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The Briefcase Veto

In a post earlier today, Bill Otis describes the Clinton Administration's attempt to subvert the Act of Congress that sought to abrogate the Miranda rule.  A more subtle but equally wrong ploy was their attempt to subvert the Prison Litigation Reform Act by arguing that in order to uphold it the Court had to construe it in such a watered-down manner as to defeat its purpose.

CJLF filed briefs in both Dickerson v. United States and Miller v. French.  We batted .500.  "Sometimes you're the windshield/ Sometimes you're the bug."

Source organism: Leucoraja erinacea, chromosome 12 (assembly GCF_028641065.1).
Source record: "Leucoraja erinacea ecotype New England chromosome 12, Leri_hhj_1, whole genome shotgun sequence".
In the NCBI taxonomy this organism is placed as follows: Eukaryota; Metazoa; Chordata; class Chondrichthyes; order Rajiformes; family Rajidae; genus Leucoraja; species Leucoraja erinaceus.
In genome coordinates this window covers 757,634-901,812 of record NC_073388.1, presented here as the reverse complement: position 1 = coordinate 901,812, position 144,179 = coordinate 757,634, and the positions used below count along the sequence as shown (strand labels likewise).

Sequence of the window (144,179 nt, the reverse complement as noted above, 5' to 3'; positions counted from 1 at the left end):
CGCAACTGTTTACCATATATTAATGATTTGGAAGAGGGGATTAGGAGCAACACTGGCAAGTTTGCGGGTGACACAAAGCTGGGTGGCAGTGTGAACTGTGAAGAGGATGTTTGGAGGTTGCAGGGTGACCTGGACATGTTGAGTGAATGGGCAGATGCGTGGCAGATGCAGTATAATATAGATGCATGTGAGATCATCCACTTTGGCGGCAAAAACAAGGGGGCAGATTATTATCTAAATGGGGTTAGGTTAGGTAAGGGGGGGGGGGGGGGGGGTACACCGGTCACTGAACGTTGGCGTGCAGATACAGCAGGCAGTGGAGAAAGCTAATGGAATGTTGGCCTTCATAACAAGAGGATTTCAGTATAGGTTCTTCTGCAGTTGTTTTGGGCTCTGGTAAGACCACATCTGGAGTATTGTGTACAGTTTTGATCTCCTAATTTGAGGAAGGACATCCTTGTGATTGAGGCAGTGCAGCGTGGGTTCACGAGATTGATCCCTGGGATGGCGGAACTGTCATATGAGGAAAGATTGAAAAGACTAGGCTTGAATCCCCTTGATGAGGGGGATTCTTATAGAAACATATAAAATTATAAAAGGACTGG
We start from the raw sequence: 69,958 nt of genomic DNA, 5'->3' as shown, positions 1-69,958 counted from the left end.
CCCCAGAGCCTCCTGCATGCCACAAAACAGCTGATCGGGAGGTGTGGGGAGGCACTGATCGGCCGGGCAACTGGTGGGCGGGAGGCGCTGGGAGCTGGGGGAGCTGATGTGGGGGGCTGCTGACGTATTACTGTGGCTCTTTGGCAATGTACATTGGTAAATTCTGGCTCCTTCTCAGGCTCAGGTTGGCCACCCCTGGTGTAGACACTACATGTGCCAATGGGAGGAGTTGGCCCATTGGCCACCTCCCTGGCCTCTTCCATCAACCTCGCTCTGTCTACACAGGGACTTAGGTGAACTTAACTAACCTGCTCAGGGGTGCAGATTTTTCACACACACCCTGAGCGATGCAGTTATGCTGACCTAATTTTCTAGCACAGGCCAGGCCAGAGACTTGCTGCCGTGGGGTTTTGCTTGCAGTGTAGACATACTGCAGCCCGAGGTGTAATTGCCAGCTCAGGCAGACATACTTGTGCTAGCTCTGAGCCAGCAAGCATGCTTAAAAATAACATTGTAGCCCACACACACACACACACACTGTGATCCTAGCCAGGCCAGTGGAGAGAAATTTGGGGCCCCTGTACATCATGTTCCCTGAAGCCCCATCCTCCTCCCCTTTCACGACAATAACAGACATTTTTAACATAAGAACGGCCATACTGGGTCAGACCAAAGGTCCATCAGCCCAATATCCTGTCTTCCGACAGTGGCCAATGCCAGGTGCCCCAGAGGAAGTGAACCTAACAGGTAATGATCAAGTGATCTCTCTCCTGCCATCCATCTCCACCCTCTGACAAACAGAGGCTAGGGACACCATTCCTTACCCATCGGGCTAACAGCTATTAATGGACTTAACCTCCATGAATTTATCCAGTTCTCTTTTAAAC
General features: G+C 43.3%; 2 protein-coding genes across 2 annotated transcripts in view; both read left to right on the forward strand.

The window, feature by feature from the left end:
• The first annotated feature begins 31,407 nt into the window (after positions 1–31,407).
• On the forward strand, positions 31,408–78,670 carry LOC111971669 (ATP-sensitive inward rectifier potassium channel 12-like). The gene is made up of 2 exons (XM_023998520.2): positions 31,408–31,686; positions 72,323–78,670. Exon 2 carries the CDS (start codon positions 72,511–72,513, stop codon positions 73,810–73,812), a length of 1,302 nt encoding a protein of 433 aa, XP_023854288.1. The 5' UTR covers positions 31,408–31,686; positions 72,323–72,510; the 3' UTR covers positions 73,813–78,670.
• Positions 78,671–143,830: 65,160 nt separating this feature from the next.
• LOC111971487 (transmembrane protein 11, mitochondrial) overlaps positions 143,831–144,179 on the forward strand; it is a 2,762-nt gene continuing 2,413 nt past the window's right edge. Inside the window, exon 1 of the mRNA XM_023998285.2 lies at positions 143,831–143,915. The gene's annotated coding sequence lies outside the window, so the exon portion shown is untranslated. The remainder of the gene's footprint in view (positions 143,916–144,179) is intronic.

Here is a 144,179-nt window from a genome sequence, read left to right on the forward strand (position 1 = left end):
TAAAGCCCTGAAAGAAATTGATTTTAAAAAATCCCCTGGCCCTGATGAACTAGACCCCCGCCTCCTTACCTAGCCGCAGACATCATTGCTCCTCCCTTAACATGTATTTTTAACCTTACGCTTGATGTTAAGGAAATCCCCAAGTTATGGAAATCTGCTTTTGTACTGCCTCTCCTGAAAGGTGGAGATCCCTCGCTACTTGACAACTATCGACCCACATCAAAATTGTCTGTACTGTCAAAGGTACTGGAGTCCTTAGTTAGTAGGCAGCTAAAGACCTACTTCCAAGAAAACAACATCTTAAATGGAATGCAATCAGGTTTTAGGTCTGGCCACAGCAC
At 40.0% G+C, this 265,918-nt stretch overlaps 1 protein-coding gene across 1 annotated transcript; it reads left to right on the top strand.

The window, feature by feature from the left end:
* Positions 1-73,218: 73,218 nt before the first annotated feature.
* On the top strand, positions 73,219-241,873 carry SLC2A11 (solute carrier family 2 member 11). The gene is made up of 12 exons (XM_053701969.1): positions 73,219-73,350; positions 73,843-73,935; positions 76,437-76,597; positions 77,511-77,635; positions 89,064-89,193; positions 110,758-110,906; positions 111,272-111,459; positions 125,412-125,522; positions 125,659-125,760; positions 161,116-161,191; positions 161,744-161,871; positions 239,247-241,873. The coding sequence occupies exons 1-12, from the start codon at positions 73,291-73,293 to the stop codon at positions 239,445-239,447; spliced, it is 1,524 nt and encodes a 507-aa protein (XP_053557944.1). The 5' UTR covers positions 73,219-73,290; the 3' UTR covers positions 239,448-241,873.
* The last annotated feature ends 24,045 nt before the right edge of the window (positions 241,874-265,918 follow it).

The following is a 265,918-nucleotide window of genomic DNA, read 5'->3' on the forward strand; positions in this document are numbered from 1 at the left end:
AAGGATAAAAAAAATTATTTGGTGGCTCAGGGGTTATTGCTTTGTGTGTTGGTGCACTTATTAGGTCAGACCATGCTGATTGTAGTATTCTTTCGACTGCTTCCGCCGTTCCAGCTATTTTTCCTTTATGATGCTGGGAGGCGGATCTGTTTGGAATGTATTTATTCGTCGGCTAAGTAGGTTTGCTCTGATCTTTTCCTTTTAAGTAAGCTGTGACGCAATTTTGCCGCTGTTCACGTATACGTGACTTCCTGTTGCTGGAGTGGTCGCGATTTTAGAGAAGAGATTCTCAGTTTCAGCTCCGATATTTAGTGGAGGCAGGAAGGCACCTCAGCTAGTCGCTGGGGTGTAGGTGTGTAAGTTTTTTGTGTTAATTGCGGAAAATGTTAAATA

When the President sits on a bill and Congress adjourns in the 10-day window, that is called a "pocket veto."  We need a term for effectively vetoing an already-enacted statute by sitting back and not defending it while it is attacked in the courts.

I suggest "briefcase veto."

N.B.:  As Bill already alluded to, neither this blog nor CJLF takes any position on the underlying gay marriage question.

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